• Constance

    We do watch the newest Cinderella. I thought it was well done and I was able to explain some of the Catholic dimensions of the original fairy tale in a way the animated version does not touch upon. I’ve been a Kenneth Branagh fan for years.

  • Constance

    Princesses–as long as they are not used to indoctrinate our children into immorality–are a good. All of the material world is good since it has been created by God. Fairy tales are a good, but eventually in the spiritual life we must ascend to greater goods. Princesses depicted in popular culture are not saints. In order for our daughters and ourselves to grow in holiness, we must reach higher and look to greater examples of the good, the beautiful, and the true. St. Elizabeth of Hungary is a *greater* good, and exemplar, of the meaning of our lives which is to be a saint, Cinderella is not. Our daughters may begin with Belle, Aurora, and Cinderella, but they must ascend higher to the likes of St. Teresa of Avila, St. Elizabeth of Hungary, St. Joan of Arc, and most especially Our Heavenly Mother. Our daughters must become the saint God has destined them to become.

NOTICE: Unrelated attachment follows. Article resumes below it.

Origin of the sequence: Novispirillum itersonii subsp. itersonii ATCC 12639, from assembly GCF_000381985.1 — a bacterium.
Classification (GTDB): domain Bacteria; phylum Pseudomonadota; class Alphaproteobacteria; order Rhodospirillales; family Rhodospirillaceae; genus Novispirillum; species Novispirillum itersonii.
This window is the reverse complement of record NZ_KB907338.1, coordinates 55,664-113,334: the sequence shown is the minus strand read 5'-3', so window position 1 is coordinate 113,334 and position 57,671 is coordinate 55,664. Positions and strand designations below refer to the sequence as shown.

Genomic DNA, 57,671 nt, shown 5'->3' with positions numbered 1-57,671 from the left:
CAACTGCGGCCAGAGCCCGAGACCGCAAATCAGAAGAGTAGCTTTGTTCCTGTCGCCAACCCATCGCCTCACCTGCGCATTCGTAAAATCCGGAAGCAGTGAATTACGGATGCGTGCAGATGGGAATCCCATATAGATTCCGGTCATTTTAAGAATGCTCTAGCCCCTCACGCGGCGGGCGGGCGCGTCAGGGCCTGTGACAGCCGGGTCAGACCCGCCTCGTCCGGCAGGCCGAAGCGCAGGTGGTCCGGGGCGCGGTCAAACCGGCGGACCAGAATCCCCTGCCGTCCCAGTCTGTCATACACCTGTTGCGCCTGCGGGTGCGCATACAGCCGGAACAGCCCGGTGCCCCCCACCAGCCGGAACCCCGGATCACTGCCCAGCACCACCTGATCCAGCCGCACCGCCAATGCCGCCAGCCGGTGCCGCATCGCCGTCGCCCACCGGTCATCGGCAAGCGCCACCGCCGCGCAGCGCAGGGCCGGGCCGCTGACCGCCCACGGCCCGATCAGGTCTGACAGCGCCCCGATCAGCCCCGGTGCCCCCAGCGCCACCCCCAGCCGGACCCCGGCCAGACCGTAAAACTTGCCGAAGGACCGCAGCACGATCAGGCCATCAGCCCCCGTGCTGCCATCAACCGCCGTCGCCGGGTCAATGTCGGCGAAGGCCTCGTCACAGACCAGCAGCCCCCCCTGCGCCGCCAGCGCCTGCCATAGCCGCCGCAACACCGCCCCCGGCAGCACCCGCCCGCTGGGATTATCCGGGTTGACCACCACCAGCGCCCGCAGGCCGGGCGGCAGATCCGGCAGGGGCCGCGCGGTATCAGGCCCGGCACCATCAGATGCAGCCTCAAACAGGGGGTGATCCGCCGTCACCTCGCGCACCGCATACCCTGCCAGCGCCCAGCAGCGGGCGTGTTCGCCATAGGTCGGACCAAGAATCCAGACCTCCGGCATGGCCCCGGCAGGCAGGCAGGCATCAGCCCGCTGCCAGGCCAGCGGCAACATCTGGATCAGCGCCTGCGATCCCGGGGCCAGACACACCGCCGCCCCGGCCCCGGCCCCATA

I want my daughter to become a saint, so while she can begin to learn some goods and virtues from princesses, she must turn fully to God, guided by the saints who pave the way for us. The danger in our culture is to never progress past the princess onto the saint. Goods are always meant to point us to God. Does Disney point most of our daughters to God in a tangible and meaningful way? I’d argue they can show the good, the beautiful, and some truth, but they are not examples of holiness. Holiness means living joy and sorrow in light of the Cross and the “happily ever after” isn’t fully won until we stand before Our Lord and hear “well done they good and faithful servant.”